Pages 745-747, transcribed by Carolyn Ward from History of Allen and Woodson Counties, Kansas: embellished with portraits of well known people of these counties, with biographies of our representative citizens, cuts of public buildings and a map of each county / Edited and Compiled by L. Wallace Duncan and Chas. F. Scott. Iola Registers, Printers and Binders, Iola, Kan.: 1901; 894 p., [36] leaves of plates: ill., ports.; includes index.




The prosperity of a county depends upon the aggregate industry of its individual citizens. Mr. Puckett is one who contributes his full share in the general activity, being a worthy representative of the agricultural interests of the community. He has been a resident of Southern Kansas for thirty years, but has made his home in Woodson County only


since 1879. Forty-five years, however, have elapsed since he arrived in the Sunflower state, years in which great changes have been wrought.

He is descended from Virginian ancestry. His grandfather, Lewis Puckett, was a native of the Old Dominion, and William Puckett, the father of our subject first opened his eyes to the light of day in the same state, in 1820. After attaining his majority he removed to Kentucky, but was married in Virginia to Miss Louisa Corel, a daughter of William Corel, a cabinet maker who spent his active life in the Old Dominion and died in Jackson County, Missouri. In the year 1854, William Puckett, accompanied by his family came to Kansas, locating in Wyandotte County, where he remained until 1871 when he went to Wilson County. There he spent the residue of his days, passing away in 1886, when sixty-six years of age. His widow still survives him. She is the wife of A. J. Roe and resides with the subject of this review. Her children, born of the first marriage, are: Henry, who was a member of the Twelfth Kansas infantry and died in 1863, while loyally serving as a defender of the Union; Joshua J.; John, who served in the Twenty-second Kansas State Militia; Emeline, deceased wife of James Forbes; Rebecca, widow of Joseph Williamson, of Woodson County; Charles J., who is living in Wilson County, Kansas; William C., of Woodson County; Oliver F., a resident of Woodson County; Sherman, who makes his home in the same county; Lewis, of Allen County, and Louisa, who completes the family.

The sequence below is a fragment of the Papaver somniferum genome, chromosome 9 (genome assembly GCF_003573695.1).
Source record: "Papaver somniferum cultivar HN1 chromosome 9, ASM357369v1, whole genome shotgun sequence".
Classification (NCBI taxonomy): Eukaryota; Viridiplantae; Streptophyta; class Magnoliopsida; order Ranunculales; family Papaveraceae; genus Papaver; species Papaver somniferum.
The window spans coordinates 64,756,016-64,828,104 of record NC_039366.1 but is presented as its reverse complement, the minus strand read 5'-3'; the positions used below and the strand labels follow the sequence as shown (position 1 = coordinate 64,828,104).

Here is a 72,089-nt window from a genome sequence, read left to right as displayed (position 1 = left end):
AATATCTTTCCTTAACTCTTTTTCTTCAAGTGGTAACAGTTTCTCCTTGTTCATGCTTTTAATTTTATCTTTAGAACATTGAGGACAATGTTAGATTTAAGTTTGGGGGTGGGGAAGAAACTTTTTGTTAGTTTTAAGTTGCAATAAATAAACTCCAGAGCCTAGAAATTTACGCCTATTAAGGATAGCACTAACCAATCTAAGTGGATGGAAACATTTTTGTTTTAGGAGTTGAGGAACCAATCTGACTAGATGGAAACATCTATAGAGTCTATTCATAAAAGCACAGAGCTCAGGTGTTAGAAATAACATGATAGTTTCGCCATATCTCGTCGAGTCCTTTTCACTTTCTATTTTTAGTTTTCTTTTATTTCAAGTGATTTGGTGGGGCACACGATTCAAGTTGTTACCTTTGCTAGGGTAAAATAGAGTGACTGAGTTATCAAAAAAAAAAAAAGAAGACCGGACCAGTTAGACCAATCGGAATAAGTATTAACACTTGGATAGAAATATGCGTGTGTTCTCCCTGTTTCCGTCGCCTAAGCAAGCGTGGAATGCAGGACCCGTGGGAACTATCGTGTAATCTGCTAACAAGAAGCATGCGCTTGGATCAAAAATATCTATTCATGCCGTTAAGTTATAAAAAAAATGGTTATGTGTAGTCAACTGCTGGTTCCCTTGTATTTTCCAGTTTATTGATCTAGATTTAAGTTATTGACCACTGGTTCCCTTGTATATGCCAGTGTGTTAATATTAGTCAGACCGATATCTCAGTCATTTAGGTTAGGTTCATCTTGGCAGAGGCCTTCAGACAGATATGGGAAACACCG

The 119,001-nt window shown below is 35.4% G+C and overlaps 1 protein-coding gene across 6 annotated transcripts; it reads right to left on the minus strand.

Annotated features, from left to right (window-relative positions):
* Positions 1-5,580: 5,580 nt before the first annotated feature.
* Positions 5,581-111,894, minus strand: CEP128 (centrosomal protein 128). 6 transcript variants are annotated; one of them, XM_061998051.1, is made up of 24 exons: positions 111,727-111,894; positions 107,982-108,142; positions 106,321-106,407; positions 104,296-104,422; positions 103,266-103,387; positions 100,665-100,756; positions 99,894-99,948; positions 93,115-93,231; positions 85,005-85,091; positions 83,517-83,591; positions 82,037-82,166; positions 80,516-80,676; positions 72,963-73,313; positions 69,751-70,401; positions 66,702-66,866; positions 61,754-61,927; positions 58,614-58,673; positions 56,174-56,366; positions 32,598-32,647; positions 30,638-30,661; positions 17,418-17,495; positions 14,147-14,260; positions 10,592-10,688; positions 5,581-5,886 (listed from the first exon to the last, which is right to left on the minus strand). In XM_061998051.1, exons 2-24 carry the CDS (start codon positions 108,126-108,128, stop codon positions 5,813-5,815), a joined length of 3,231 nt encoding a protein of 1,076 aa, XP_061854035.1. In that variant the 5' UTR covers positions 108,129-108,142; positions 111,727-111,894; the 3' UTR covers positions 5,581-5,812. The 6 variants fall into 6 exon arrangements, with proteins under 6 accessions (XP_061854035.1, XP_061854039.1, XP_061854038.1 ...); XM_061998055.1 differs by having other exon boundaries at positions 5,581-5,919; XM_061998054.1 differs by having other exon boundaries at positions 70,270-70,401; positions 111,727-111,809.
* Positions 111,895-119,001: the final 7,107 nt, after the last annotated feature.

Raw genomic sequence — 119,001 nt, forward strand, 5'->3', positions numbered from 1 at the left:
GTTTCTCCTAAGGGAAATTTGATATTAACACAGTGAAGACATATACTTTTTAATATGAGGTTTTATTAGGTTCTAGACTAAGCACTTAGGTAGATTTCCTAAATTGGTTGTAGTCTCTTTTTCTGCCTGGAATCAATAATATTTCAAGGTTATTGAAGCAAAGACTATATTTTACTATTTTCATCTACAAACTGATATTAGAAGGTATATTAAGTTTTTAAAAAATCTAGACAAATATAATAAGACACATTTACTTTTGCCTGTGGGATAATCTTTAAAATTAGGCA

Joshua J. Puckett was born in Kentucky, June 20, 1845, and was therefore a lad of eleven years when the family came to Kansas—then a territory which was to play an important part in national affairs before its admission to the Union. He was reared in the usual manner of farmer lads of the period and pursued his education in the common schools. He was seventeen years of age when he joined Company A, Twelfth Kansas Infantry, under Colonel Adams, and went to the front to do service for the Union cause. He was in the army for a year and participated in the movements of his regiment in Southern Missouri and Northern Arkansas, taking part in the engagements of Prairie Grove, Lone Jack and Independence. Company A met the guerrillas under Quantrell on many occasions, and was on the north side of the Kaw river at Lawrence during the raid and massacre. He was wounded on Wea creek, Miami County, Kansas, being shot through the left leg, and this necessitated his retirement from the service. The duties that devolved upon him as a member of the Twelfth Kansas Infantry were faithfully and ably performed, and his record as a soldier is commendatory.

On the 7th of January, 1879, Mr. Puckett was married in Woodson County to Miss Phebe A. Taylor, a daughter of William R. Taylor, who came to Kansas from Tennessee. He married Sarah Hunter and they became the parents of seven children. Six children graced the marriage of Mr. and Mrs. Puckett: Omega, Azalia, Curtis, Ransom, Alta and Jay, and the family circle yet remains unbroken. In ante bellum days the Pucketts


were adherents of the Whig cause and on the organization of the Republican party joined its ranks, but although Mr. Puckett of this review was not then a voter, he joined the party when he attained his majority, voting for A. Lincoln for his first vote, and has since been one of its advocates. He has served as treasurer of Belmont township, but does not aspire to political honor, preferring to devote his time to his business pursuits which bring him more satisfactory financial returns.

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